“There have been 45 presidential elections since 1828. In at least five, the race went to the second-most-popular candidate because of a spoiler. That’s an 11 percent rate of catastrophic failure. Were the plurality vote a car or an airliner, it would be recognized for what it is — a defective consumer product, unsafe at any speed.”
— William Poundstone, Gaming The Votes
There is an argument to be made that Mr. Poundstone is right that the US voting system has failed profoundly at the biggest level a very significant number of times. You can also make the argument that if you increase your sample size to include elections from all around the world with a similar system to our own, that the system fails with even greater likelihood. But I won’t dwell on arguing this point. We have talked about the issues with our primary and general election systems. Now let’s talk about some alternatives.
In this post I want to talk about some alternative voting systems when there are several influential candidates in the field. This includes the presidential primaries, PTA elections, governing board elections at your church, and all other emotional affairs where a voter could be drawn to tactical voting if necessary.
— State-Based Alternatives —
Let’s start with how we elect our president. First, if we still want to follow the states-focused path of America’s (non-mathematician) founding fathers, then one state-based alternative is a weighted popular vote, where the weight of a vote is determined by which state it comes from. One way to implement this is to let each state still have its fixed number of contributing electoral votes, but the votes are awarded proportionally to the candidates. That still allows each American voter to be heard, yet would cap the influence of a state, since each state would have the same number of contributing electoral votes regardless of how many of its voters turned out on election day. I don’t think this is a great replacement, but I do think it is an improvement.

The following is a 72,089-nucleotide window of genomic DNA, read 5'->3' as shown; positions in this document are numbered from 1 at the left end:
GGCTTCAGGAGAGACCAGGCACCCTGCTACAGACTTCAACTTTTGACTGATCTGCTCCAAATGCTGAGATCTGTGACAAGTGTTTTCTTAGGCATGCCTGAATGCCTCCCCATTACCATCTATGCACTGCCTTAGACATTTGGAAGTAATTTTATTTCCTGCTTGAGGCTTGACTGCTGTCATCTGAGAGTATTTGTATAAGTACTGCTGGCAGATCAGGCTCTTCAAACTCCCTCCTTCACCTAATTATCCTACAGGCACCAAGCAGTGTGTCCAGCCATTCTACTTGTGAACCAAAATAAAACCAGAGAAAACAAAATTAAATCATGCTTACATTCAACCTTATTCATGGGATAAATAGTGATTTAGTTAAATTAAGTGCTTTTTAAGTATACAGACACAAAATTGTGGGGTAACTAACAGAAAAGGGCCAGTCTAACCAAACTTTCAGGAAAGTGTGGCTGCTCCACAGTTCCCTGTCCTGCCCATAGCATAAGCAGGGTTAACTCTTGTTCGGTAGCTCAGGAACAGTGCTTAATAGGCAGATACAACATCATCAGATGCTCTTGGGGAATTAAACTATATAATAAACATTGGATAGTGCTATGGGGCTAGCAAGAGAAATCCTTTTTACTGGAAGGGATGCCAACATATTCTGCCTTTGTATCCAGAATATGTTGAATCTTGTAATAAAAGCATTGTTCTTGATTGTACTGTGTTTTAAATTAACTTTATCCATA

I will note that two states, the first being The Great State Of Nebraska, and the second being Maine, have a system similar to this. They award their electoral votes by congressional district, not as a whole state. This caused Obama to win one of the five electoral votes from the very red state of Nebraska (second most consistently red state in the union over the past half century). This was the furthest Obama reached into red territory in 2008. The problem with this process, though, is seen in Nebraska GOP’s response to Obama winning this electoral vote. They responded by redrawing district lines. They shifted democratic neighborhoods from the second district, which Obama won, into the more republican first district, which was able to safely absorb these voters without risk of turning blue.
This process of strategically bunching together voters of opposing party identification to yourself in order to contain their influence is called Gerrymandering. It leads to ridiculously shaped districts like North Carolina’s 12th congressional district, seen below.
State lines, however, will not be changed. Therefore to avoid these blatantly non-democratic procedures, I believe that it is best to divide up the electoral votes dependent upon state vote tallies, not the tallies from these fluid congressional districts.
Govtrack.us has a nice feature where you can scroll through time to see how congressional districts have changed. It’s pretty ridiculous.
A final method that maintains the state-focused viewpoint would be to have a dual system where half the vote was determined by some state-based system (like the electoral college, but ideally a better one), and the other half by a popular vote. Our Congress is divided up into two houses, one with each representative speaking for roughly the same number or citizens, and the other with a pair of senators representing a single state. So it would be consistent with the founder’s vision in that regard to have such a balance between the people and the states when electing our president.